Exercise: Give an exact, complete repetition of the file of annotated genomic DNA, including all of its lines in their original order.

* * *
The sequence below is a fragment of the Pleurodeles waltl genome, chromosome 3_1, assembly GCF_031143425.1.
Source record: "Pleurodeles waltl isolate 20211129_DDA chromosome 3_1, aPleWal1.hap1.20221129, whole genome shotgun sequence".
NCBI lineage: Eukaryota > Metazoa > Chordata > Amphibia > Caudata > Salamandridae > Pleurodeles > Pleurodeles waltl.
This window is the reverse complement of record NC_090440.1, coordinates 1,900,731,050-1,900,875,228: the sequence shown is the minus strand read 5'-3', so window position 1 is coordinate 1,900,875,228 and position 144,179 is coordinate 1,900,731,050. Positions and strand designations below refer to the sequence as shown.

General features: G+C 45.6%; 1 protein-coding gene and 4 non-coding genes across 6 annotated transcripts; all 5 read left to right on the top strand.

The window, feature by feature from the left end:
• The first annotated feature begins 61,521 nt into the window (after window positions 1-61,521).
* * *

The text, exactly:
The sequence below is a fragment of the Pleurodeles waltl genome, chromosome 3_1, assembly GCF_031143425.1.
Source record: "Pleurodeles waltl isolate 20211129_DDA chromosome 3_1, aPleWal1.hap1.20221129, whole genome shotgun sequence".
NCBI lineage: Eukaryota > Metazoa > Chordata > Amphibia > Caudata > Salamandridae > Pleurodeles > Pleurodeles waltl.
This window is the reverse complement of record NC_090440.1, coordinates 1,900,731,050-1,900,875,228: the sequence shown is the minus strand read 5'-3', so window position 1 is coordinate 1,900,875,228 and position 144,179 is coordinate 1,900,731,050. Positions and strand designations below refer to the sequence as shown.

General features: G+C 45.6%; 1 protein-coding gene and 4 non-coding genes across 6 annotated transcripts; all 5 read left to right on the top strand.

The window, feature by feature from the left end:
• The first annotated feature begins 61,521 nt into the window (after window positions 1-61,521).